Bradley Manning, Wikileaks Whistle-blower, To Receive Sentencing Wednesday Morning

on August 20 2013 11:24 PM

Bradley Manning, the U.S. Army soldier convicted of leaking classified information to WikiLeaks, will be sentenced to his prison term at 10 a.m. EDT Wednesday.

Reuters reports that judge Colonel Denise Lind will preside over Manning’s sentencing. Manning, who was convicted on 10 counts of espionage and theft on July 30, faces up to 90 years in prison for disseminating more than 700,000 classified U.S. Army files to Wikileaks. Prosecutors have asked for a 60-year sentence for the 25-year-old private first class, while his defense team has asked Lind for a light sentence due to his youth.

At his trial, Manning was found not guilty of the most serious charge, aiding the enemy, which by martial law carries a maximum penalty of the death sentence. Despite being acquitted of that charge, he is still facing an enormous prison sentence. However, at a pretrial hearing, Manning received a small amount of leniency. Lind reduced Manning’s sentence by 112 days due to harsh treatment after his arrest.

Manning was accused of being responsible for the largest leak of classified information in U.S. military history to WikiLeaks while working as an intelligence analyst in Baghdad. These files amounted to 91,731 pages of classified documents that covered the period from January 2004 to December 2009 and were published by the New York Times, the Guardian and Der Spiegel. The most notorious file was WikiLeaks' "Collateral Murder" video, which famously showed an Apache helicopter firing at suspected insurgents and killing two Reuters journalists. Manning was arrested on May 27, 2010, in Kuwait and has been in custody ever since.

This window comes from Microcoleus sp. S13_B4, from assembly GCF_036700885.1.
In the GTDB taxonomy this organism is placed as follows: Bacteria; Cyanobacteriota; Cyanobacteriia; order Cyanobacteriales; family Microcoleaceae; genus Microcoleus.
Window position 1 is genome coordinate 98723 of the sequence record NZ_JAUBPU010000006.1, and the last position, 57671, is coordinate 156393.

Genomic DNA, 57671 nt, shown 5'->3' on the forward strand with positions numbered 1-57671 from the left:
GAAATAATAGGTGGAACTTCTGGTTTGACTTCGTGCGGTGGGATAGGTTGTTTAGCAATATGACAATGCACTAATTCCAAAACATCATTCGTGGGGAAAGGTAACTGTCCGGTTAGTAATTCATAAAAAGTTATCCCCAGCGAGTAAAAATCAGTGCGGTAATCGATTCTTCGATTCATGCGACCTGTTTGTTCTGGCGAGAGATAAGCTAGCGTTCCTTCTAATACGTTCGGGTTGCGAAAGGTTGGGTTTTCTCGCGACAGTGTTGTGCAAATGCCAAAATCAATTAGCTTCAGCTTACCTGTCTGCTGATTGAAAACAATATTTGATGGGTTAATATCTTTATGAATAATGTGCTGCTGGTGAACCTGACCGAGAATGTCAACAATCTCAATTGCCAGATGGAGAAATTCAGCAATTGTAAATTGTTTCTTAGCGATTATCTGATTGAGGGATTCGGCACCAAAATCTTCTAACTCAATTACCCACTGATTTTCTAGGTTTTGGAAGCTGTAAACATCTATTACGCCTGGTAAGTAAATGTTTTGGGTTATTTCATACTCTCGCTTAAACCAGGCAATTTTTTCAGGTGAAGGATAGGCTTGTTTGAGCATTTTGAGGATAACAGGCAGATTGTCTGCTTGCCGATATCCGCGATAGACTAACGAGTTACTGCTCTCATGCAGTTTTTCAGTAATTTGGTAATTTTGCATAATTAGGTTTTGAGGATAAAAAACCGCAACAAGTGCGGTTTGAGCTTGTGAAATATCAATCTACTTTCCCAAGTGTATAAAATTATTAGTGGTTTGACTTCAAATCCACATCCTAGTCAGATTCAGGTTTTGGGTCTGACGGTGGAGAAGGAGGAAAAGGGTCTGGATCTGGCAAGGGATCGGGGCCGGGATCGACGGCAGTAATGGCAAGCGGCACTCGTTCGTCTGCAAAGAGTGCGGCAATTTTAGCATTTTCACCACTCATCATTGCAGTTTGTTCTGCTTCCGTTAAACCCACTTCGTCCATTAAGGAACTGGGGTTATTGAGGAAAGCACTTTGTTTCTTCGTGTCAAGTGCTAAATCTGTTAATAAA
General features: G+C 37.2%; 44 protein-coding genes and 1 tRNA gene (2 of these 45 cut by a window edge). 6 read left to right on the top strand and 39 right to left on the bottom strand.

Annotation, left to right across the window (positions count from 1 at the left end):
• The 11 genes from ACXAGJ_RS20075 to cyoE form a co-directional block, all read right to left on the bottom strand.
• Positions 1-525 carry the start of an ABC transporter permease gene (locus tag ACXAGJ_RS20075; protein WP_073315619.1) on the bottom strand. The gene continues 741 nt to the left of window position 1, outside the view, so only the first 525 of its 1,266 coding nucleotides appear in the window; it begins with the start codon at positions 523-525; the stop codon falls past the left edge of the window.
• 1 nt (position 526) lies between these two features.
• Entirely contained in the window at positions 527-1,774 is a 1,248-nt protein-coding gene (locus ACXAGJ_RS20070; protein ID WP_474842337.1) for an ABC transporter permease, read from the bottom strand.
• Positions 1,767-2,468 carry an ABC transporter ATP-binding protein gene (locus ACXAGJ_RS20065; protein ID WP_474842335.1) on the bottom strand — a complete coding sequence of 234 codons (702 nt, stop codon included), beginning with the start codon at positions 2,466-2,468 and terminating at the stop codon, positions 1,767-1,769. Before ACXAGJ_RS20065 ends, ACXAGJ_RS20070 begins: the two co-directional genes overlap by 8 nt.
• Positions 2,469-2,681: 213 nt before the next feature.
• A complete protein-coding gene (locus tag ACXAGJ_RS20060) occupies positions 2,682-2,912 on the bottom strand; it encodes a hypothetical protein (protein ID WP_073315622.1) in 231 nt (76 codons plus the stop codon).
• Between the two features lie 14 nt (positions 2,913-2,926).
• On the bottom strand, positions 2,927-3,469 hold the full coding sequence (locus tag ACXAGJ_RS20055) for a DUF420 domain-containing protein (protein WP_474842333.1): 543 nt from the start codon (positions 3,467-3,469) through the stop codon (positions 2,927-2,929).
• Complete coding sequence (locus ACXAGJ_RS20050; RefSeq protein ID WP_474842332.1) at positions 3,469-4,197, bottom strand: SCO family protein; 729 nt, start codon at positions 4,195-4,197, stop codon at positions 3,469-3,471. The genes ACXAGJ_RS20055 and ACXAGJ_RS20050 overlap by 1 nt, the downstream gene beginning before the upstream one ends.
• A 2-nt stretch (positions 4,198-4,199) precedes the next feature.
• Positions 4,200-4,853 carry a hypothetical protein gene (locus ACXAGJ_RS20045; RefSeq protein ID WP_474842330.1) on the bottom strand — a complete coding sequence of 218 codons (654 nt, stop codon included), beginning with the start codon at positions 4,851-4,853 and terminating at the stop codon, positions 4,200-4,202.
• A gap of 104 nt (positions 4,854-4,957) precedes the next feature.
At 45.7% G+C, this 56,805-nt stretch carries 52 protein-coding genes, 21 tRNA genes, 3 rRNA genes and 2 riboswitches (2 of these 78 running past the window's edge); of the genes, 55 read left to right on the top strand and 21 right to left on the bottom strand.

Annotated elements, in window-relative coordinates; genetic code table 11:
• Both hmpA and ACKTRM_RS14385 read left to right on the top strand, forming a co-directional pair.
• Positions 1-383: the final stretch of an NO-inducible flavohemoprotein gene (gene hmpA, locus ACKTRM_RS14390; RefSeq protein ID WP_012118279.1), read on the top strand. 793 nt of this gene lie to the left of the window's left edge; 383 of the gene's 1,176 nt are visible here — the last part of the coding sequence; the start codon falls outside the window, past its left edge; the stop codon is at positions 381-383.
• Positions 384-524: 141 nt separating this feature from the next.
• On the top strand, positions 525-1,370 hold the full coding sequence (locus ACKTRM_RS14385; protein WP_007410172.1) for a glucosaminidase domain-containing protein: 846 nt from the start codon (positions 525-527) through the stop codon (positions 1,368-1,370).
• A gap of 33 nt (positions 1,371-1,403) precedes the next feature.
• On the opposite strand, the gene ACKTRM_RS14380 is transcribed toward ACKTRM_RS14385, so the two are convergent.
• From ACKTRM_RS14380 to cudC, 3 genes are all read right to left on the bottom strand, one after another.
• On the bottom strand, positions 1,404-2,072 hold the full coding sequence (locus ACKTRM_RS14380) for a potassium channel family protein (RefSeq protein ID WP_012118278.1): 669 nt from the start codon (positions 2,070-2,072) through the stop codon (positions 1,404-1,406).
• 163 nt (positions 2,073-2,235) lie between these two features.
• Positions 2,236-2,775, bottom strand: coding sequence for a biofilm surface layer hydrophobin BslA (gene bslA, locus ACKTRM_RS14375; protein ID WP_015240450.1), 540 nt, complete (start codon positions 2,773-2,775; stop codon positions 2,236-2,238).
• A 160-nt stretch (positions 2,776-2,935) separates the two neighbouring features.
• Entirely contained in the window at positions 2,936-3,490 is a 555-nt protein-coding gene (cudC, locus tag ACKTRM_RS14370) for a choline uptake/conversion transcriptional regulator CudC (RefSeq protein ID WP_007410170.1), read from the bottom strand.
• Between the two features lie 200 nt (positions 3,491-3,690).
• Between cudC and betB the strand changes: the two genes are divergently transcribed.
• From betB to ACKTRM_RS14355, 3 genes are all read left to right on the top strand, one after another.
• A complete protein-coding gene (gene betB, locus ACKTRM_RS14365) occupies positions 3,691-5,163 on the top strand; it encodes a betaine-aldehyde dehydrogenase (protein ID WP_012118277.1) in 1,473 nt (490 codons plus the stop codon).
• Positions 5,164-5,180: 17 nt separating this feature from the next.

In his 35-page statement to the court, read on March 1, 2013, Manning said he backed up all the information he took onto paper, CDs, local computer drives and shared backup drives, and that he believed “the information would help document the true cost of the wars in Iraq and Afghanistan.” He stated that after trying to contact the New York Times and Politico and not receiving a response, he was directed to the WikiLeaks Organization submission website.

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